Lepomis macrochirus (Rafinesque, 1819)
member of the Sunfish Family (Centrarchidae)
photo by William D. Schmid
In a Name?
Do They Live?
The bluegill lives throughout Minnesota, but it is most abundant in the central area of the state. This popular pan fish lives in the shallows of many lakes and ponds where it is warm and weedy, and in slow moving parts of streams and small rivers that have a lot aquatic plants. It is absent in many of the lakes of northeastern Minnesota because that water is too cold for them. Bluegills often are among the weed beds searching for food or spawning. In the warmest parts of the summer, the bigger adults go to deeper water, which might be as deep as 6 m (20 ft). This fish shares its habitat with many other fishes, such as other types of sunfish, northern pike, largemouth bass or smallmouth bass, white suckers, and many species of minnows.
Big Do They Get?
Many bluegills reach the age of 5 to 8 years and in extreme cases may reach 11 years old. In some lakes, bluegills become too numerous and a stunted population results. These fish often do not live beyond 4 years and rarely exceed 90 mm (3.5 in) in length.
Do They Eat?
The young bluegill's diet is commonly rotifers and a variety of waterfleas. The adult bluegill's diet is mostly aquatic insect larvae (such as mayflies, caddisflies, and dragonflies), but also includes crayfish, leeches, snails, and sometimes small fish. Of course, the angler's bit of nightcrawler or waxworm is also on the menu. Bluegills are often taken on popping bugs and dry flies because they sometimes feed on insects "hatching" at the water's surface. (These insects are not hatches from eggs. They are breaking out of their last larval skin and becoming flying adults).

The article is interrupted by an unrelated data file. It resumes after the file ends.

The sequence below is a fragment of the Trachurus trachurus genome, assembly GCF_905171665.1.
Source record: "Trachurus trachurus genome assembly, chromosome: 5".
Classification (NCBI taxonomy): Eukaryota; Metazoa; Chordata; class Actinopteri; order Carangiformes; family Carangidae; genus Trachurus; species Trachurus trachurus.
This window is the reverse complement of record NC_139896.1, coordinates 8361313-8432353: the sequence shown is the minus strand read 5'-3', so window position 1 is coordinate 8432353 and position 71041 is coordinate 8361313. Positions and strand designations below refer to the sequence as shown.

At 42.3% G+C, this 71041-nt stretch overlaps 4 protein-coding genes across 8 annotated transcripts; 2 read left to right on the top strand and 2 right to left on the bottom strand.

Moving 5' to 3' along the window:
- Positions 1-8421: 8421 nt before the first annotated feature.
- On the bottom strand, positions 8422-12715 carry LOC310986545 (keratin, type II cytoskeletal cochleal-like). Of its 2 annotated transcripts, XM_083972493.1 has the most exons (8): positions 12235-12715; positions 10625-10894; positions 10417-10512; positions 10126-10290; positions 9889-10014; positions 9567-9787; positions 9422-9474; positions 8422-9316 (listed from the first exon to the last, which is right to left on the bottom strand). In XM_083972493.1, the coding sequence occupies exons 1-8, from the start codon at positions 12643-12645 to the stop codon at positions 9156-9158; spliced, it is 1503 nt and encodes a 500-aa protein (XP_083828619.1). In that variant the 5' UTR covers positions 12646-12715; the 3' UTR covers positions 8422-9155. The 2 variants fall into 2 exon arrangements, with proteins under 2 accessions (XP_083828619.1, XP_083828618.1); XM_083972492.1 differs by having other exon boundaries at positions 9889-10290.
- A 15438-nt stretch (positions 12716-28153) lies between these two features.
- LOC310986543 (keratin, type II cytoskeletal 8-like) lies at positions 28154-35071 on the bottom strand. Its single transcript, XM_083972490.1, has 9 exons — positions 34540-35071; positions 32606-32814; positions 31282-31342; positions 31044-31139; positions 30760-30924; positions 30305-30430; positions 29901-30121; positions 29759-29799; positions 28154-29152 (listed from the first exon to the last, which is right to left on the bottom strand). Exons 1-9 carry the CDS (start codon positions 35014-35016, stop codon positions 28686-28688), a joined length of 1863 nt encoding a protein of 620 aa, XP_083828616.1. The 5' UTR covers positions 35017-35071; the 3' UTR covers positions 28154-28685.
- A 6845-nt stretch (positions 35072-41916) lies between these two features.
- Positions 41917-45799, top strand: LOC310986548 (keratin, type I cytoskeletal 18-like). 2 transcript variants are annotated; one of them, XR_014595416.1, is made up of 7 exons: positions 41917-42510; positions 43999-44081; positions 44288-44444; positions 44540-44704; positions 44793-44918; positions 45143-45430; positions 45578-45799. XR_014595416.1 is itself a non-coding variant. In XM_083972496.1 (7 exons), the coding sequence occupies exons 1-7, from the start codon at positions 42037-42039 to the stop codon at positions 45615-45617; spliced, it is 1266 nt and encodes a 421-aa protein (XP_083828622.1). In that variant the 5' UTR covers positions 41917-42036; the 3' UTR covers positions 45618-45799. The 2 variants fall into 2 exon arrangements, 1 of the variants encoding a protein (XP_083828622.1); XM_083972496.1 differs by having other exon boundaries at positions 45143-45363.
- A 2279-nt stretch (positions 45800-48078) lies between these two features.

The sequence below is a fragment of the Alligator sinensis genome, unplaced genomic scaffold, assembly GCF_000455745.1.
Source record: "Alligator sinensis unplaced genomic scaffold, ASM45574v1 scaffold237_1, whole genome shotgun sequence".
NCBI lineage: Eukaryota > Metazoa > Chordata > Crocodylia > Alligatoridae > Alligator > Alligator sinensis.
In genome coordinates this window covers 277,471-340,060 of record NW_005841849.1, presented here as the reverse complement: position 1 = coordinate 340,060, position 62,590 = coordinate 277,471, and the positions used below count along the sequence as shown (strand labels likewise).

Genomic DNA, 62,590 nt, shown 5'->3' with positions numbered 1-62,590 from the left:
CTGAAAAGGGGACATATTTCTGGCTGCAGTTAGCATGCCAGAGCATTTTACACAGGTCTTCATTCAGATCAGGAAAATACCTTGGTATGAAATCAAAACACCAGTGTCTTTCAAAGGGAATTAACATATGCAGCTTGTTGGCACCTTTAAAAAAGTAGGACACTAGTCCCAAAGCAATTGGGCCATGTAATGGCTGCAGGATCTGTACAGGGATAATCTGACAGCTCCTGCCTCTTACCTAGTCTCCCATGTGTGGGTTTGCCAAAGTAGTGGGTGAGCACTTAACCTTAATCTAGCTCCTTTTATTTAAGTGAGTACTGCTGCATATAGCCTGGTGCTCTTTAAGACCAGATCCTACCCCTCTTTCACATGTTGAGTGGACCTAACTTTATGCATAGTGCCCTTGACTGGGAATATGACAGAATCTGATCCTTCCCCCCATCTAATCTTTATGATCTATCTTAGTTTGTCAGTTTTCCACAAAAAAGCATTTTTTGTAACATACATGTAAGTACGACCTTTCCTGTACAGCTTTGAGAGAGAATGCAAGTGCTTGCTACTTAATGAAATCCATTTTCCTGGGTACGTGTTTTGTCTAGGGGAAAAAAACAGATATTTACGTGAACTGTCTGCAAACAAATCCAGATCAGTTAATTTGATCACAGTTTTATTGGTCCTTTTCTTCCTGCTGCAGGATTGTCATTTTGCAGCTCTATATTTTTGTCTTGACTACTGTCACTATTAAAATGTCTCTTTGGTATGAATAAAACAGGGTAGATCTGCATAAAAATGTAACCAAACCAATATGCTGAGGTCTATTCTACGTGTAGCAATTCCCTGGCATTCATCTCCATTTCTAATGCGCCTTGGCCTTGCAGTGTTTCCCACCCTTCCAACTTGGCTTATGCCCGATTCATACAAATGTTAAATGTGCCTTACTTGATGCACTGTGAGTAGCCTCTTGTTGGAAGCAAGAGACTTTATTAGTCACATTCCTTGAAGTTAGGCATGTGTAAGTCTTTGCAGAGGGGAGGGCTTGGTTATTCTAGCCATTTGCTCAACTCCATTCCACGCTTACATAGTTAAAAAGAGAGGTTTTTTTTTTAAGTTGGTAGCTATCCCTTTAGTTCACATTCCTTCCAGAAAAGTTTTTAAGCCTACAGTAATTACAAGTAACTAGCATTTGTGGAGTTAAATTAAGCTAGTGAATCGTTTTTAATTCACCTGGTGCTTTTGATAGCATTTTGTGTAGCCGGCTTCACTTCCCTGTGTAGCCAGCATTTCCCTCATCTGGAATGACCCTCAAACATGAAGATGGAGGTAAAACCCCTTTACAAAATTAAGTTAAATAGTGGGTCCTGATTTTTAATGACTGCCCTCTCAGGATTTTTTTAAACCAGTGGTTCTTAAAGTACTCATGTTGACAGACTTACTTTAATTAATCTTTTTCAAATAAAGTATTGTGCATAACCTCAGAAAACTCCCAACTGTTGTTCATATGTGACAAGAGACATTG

Do They Reproduce?
Sometimes a smaller male hides in the nearby weeds. Just as the spawning act begins, he darts into the nest between the resident male and female and releases sperm. Then he hightails it back to the weeds. These little guys are called "sneakers" and it's easy to tell why.
The size of the female has a large effect on how many eggs she will produce. The number can range from 1,000 in stunted fish to nearly 70,000 in a large, healthy fish. A single nest typically will have 10,000-100,000 eggs (they are really embryos) in it usually from several different females. The male continues to fan the embryos and protect the nest. When the larvae hatch they spend a few days "wriggling" in the nest before they swim up into the water column. At that point, they are on their own.
Permission is granted for the non-commercial educational or scientific use of the text and images on this Web document. Please credit the author or authors listed below.
Photographs by William D. Schmid
Text by Nicole Paulson & Jay T. Hatch in cooperation with
the Minnesota Department of Natural Resources' MinnAqua Aquatic Program
This page developed with funds from the
MinnAqua Program (Minnesota Department of Natural Resources, Division of Fisheries)
Sport Fish Restoration Program (Fish and Wildlife Service, US Department of the Interior)
Maintained by Jay T. Hatch
General College and James Ford Bell Museum of Natural History
University of Minnesota, Minneapolis/St. Paul
Last updated 18 June 2004